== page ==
Many people associate hot flushes, night sweats and low moods with menopausal symptoms but a certain symptom that is less talked about is joint pain. Such pain can be experienced in the knees, shoulders, hands, and hips.
Fortunately, there are various supplements designed to ease the intensity of menopausal symptoms. Things like the best menopause supplements or the best vitamins for women over 50 are available to women who are going through the transition and are looking to reduce the impact.
Painful joints are often overlooked because people tend to associate aches like this with the process of ageing. However, according to a study published inside the Journal of Women's Health (opens in new tab) joint pain affects 40% of all menopausal women.
Women can often overlook signs of joint pain but to manage this better, it can help to take note of the impact that hormonal changes may have when menopause is approaching.
Dr Anne Henderson, a Consultant Gynaecologist and Accredited Menopause Expert who also works with GOPO Joint Health (opens in new tab) says, "Oestrogen has a direct impact on the musculoskeletal system, particularly joints. It can decrease collagen which is found in muscles, tendons, ligaments and the joint itself, as well as helping the “synovial buffering” fluid in joints such as the hip and shoulder.
"A reduction in oestrogen during menopause helps to explain why women of this age are much more likely to suffer from musculoskeletal conditions.”
Thankfully, our collagen levels can be increased by taking collagen supplements - this includes products that you can even add to your morning coffee or smoothie.
Alternatively, you can include more foods rich in vitamin C and amino acids into your diet, such as oranges, kale, red peppers or brussel sprouts (fitting time for the festive period).
Moreover, there are a few other things worth considering if you are female, over 45 and looking for ways to protect the long-term health of your joints and maintain good mobility.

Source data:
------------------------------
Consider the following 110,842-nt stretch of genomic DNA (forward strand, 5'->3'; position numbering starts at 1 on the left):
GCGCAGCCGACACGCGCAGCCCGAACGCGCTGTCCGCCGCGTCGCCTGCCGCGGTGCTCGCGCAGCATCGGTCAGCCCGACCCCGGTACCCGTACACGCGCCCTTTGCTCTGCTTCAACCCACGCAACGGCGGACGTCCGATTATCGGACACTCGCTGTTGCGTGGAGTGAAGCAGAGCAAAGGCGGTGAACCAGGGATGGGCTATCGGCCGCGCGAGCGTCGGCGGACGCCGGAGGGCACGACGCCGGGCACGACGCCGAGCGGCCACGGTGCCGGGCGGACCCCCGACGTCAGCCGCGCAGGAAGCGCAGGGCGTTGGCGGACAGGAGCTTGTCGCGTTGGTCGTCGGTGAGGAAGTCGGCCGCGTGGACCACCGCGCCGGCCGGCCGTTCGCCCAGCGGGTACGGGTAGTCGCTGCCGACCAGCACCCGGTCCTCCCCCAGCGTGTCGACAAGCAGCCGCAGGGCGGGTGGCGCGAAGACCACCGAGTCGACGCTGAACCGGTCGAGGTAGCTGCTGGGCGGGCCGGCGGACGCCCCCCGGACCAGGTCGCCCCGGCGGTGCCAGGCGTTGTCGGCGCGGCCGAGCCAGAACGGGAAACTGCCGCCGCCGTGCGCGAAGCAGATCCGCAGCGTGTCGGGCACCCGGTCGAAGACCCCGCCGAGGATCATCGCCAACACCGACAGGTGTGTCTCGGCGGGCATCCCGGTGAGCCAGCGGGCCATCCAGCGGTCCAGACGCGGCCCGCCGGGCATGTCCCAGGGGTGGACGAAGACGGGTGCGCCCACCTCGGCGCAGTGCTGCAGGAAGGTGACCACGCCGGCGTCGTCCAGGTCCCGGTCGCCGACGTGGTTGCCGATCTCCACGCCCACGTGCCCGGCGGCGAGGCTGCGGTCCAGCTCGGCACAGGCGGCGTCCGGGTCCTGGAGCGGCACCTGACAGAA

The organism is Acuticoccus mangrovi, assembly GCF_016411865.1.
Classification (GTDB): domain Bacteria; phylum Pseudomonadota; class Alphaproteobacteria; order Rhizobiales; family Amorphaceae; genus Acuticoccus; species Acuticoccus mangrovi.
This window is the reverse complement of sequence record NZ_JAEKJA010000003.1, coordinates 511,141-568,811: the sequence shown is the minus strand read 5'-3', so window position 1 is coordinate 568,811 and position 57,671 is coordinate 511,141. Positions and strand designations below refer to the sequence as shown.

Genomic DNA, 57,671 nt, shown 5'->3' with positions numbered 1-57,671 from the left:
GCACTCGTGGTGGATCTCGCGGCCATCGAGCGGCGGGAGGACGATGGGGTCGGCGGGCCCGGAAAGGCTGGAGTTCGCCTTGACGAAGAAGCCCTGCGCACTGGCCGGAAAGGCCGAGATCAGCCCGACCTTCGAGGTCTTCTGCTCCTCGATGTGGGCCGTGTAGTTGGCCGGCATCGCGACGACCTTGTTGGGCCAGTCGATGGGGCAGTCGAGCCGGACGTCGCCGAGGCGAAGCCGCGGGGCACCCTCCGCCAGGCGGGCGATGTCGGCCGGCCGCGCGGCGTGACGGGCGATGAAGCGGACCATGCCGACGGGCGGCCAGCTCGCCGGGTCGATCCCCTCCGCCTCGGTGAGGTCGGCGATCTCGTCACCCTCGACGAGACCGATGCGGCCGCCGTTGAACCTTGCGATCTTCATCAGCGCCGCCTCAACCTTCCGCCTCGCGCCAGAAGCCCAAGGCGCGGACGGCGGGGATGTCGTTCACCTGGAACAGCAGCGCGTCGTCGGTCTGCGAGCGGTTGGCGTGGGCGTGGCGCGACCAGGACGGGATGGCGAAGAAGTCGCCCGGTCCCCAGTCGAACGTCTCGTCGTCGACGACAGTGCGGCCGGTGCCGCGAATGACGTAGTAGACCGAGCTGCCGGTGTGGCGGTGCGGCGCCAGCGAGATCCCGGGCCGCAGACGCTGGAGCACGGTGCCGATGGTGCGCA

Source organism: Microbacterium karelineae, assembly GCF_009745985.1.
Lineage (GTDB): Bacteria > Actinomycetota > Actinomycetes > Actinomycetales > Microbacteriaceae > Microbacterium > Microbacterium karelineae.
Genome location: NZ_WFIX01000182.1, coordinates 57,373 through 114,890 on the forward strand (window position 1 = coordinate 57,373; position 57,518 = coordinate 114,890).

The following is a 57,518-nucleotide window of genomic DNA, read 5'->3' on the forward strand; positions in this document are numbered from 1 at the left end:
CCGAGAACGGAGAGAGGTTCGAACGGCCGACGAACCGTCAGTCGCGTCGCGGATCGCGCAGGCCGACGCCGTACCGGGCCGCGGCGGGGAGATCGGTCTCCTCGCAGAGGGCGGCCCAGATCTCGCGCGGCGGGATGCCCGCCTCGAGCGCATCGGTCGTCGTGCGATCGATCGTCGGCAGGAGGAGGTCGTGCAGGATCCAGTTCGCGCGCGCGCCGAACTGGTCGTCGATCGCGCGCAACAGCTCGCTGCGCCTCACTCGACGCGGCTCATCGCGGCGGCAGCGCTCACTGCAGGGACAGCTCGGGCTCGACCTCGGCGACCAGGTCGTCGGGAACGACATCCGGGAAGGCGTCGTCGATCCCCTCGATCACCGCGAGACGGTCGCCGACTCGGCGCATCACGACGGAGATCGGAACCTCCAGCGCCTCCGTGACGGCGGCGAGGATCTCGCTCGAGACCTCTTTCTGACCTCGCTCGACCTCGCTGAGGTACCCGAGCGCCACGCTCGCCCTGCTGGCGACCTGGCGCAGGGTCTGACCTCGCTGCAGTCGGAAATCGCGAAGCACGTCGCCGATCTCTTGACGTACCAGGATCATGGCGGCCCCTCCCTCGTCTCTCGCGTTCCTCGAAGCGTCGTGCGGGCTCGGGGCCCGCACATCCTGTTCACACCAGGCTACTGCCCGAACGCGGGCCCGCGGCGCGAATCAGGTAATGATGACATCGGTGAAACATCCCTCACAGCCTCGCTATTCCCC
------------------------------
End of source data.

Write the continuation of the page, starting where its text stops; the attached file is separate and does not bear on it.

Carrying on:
Three ways to protect your joints:
- Stay hydrated: if you aren't staying well hydrated throughout the day you risk exacerbating joint pain amongst other menopausal symptoms. Dehydration can also cause a build-up of uric acid which can lead to inflammation.
- Exercise: physical activity can help synovial fluid circulate in the joints and promote blood flow, this then increases oxygen and nutrient flow to the joints. You won't want to bear too much weight on your joints so activities like low-intensity yoga or swimming can be a good place to start.
- Nutrition: try to include foods with anti-inflammatory properties like nuts, leafy greens, and olive oil to maintain a healthy balanced diet. This will also help you to maintain a healthy weight, which avoids putting extra strain on your joints.
Jessica is an experienced fitness writer with a passion for running. Her career in journalism began in local news and she holds a Masters in journalism. Jessica has previously written for Runners World, penning news and features on fitness, sportswear and nutrition.
When she isn't writing up news and features for Fit&Well covering topics ranging from muscle building, to yoga, to female health and so on, she will be outdoors somewhere, testing out the latest fitness equipment and accessories to help others find top products for their own fitness journeys. Her testing pairs up nicely with her love for running. She recently branched out to running 10Ks and is trying to improve her time before moving on to larger races. Jessica also enjoys building on her strength in the gym and is a believer in health and wellness beginning in the kitchen. She shares all of this on her running Instagram account @jessrunshere which she uses for accountability and for connecting with like-minded fitness lovers.
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